General Electric’s (ge) health care unit aims to build a $1 billion business offering vital manufacturing tools for a coming wave of cell therapies, helped by the acquisition of a Swiss firm that doubles its presence in the field.
Using cells to fight cancer is a long way from GE’s better-known areas like power generation and aviation, but the head of the U.S. industrial giant’s $18 billion-a-year health care operation sees a big, high-margin opportunity.
John Flannery, who leads GE Healthcare from its headquarters in Chalfont St Giles, England, reckons he has secured an important part of the supply chain by buying Biosafe Group, a supplier of cell processing systems.
“We want to double down on life sciences, and especially so in the cell therapy business,” he said in an interview.
“This more than doubles our capability right now in cell therapy and we think we can easily have a $1 billion-plus business in cell therapy in the next 10 years.”
GE announced its acquisition of Biosafe on Wednesday but declined to say how much it was paying. A spokesman said the addition of the firm, which was established in 1997, would bring 85 new employees and around 230 customers, doubling GE’s cell therapy staff and sales.
The acquisition comes at a testing moment for cell therapy, following the deaths of three leukemia patients in a trial of Juno Therapeutics’ treatment JCAR015, which caused the study to be briefly put on hold by U.S. regulators.
GE’s confidence in the technology remains intact, however.
“People are still learning, obviously. But this doesn’t change our view that cell therapy is going to be fundamentally transformative in health care,” Flannery said.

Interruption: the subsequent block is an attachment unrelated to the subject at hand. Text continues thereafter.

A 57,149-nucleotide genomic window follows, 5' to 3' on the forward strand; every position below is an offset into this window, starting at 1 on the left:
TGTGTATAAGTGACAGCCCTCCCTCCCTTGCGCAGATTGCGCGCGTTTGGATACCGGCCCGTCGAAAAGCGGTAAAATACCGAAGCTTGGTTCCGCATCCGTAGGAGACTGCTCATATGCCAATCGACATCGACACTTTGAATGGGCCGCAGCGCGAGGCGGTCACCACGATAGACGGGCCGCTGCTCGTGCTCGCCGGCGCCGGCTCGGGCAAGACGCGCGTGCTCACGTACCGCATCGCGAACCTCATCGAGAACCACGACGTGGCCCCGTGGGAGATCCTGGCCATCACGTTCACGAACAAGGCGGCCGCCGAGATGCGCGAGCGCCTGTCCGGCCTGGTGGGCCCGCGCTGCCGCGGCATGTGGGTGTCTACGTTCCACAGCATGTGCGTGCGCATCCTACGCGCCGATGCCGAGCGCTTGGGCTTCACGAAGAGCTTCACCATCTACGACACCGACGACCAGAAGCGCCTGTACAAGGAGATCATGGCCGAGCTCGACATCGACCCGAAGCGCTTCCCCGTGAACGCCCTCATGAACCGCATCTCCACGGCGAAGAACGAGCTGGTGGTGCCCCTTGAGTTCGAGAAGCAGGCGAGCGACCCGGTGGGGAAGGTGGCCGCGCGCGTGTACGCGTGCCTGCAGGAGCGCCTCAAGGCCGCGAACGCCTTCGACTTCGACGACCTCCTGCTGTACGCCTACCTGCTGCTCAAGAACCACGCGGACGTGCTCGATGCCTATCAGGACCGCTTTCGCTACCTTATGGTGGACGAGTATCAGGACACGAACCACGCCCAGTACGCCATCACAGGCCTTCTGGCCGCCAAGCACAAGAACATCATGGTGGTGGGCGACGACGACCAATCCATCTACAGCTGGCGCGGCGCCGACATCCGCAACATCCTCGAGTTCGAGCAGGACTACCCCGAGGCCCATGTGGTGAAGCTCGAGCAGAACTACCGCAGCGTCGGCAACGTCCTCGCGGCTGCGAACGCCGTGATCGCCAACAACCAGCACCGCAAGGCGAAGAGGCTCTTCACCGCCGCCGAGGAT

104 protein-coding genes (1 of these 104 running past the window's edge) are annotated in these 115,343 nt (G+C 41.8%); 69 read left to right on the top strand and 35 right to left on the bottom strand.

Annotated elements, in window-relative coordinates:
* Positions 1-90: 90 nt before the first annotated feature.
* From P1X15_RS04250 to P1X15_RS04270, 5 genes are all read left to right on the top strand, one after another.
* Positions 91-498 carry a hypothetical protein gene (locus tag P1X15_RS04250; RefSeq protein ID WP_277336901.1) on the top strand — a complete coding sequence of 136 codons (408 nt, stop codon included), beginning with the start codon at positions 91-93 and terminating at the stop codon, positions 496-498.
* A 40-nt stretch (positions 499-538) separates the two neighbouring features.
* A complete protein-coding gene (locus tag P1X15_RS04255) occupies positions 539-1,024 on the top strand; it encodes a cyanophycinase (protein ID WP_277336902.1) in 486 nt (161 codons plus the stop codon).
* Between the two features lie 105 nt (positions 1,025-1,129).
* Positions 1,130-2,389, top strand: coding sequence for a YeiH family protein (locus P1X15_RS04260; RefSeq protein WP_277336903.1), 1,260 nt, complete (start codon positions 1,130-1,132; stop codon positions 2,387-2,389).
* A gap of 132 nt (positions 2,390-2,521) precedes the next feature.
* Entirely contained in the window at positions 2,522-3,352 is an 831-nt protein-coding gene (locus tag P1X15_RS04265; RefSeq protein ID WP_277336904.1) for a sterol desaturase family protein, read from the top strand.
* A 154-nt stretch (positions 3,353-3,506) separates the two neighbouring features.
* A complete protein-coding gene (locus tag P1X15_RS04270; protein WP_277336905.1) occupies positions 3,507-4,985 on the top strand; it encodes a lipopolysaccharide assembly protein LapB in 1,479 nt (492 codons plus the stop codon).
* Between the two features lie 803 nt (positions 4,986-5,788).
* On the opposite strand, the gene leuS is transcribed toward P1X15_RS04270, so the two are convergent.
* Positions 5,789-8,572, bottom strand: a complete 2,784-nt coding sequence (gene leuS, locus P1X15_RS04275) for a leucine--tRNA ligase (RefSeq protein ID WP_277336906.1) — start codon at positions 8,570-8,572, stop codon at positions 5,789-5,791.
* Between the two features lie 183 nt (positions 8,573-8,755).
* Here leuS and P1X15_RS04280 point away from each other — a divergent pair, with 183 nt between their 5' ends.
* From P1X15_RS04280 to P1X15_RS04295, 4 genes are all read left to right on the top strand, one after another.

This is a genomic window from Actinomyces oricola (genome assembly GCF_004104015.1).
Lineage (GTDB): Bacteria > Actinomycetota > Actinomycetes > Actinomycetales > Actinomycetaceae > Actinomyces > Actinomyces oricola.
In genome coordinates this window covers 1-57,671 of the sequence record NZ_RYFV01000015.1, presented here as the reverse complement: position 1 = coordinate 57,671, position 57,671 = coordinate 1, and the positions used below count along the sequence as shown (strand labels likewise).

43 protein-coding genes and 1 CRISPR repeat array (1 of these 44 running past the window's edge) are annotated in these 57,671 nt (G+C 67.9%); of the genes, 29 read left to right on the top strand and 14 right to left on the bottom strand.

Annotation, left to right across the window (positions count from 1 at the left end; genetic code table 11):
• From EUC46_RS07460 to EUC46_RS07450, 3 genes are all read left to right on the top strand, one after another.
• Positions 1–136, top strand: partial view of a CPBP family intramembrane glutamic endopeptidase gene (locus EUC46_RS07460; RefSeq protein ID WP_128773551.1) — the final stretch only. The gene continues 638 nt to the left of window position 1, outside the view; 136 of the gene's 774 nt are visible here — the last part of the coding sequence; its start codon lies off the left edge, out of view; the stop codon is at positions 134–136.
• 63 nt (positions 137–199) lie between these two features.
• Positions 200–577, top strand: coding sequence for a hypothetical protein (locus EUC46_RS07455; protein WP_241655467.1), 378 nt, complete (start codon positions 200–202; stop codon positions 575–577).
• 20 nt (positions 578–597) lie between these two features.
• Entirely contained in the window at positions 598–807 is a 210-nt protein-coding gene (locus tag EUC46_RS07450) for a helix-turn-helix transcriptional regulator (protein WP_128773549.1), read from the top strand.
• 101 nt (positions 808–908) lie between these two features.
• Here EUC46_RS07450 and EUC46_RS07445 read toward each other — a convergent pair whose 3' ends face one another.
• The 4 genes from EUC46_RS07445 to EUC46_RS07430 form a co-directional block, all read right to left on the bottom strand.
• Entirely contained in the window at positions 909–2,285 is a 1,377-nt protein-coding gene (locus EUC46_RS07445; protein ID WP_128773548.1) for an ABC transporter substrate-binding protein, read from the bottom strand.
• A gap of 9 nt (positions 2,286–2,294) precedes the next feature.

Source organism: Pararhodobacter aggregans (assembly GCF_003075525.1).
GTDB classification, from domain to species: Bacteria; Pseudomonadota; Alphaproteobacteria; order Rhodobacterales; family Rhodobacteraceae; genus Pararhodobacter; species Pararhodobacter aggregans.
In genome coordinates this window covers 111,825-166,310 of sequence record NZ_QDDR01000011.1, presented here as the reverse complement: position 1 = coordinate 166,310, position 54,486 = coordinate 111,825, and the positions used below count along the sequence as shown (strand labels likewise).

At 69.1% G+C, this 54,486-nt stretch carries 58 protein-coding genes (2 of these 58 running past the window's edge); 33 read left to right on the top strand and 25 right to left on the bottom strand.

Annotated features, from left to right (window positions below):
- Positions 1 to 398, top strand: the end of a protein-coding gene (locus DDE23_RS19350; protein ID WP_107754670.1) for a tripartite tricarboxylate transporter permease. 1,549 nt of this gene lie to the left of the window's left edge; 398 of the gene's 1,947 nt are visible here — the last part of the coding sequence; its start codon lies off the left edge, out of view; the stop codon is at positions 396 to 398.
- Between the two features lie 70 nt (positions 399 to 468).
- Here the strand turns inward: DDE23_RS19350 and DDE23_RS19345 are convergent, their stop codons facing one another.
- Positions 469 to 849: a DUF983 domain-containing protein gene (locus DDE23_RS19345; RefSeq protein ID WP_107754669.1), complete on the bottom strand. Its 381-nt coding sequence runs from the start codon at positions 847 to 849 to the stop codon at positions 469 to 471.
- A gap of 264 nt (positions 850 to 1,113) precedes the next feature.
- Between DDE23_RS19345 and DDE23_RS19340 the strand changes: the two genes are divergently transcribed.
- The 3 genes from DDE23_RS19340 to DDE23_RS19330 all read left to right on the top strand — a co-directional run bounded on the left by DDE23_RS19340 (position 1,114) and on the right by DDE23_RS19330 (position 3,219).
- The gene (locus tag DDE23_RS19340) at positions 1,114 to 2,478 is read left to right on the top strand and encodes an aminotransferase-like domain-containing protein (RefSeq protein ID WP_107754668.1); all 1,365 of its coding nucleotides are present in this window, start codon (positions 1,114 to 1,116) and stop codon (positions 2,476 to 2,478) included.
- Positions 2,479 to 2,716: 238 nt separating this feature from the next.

The first so-called CAR-T cell therapies could reach the market as soon as next year, with products from Juno, Kite Pharma and Novartis among the most advanced.
They have delivered remarkable results in early trials against blood cancers, eliminating all trace of leukemia and lymphoma in some patients who had run out of other options, and investors have poured billions of dollars into the field.
GE estimates there are now 375 active T-cell therapy programs, and seven companies with a market value of $17 billion focused on CAR-T.
Producing the therapies, however, is extremely complex, since it involves extracting cells from an individual patient, altering them to sharpen their ability to kill cancer cells and then infusing them back into the patient.
This, effectively, makes the production process an integral part of the product, which is where GE comes in.
While GE has no intention of ever marketing medicines, it plans to offer an “end-to-end” service to drug companies via a range of tools, from bioreactors for growing cells to software systems for treatment delivery.
Internal GE research suggests that sales of cell therapies will reach $10 billion by 2020 and $30 billion by 2030, assuming an average treatment cost of around $250,000 a patient.
Some analysts have suggested the cost could be as much as $500,000 – posing a big challenge to stretched health care budgets – but Flannery said economies of scale from standardized production systems would kick in over time.
The logistical challenges of processing cells from individual patients have prompted some scientists and companies to take a different approach by trying to make standardized therapies from donor cells, on which GE is also working.
GE’s drive into cell therapy parallels its established role in bioprocessing for biotechnology drugs. All eight of the new antibody drugs approved in the United States last year, for example, use GE technologies.
Recently, GE has taken bioprocessing a step further by offering prefabricated modules for building biopharmaceutical factories, with the first such so-called KUBio factory shipped to China last year.
Ultimately, Flannery wants to see the same turnkey approach applied to cell therapy.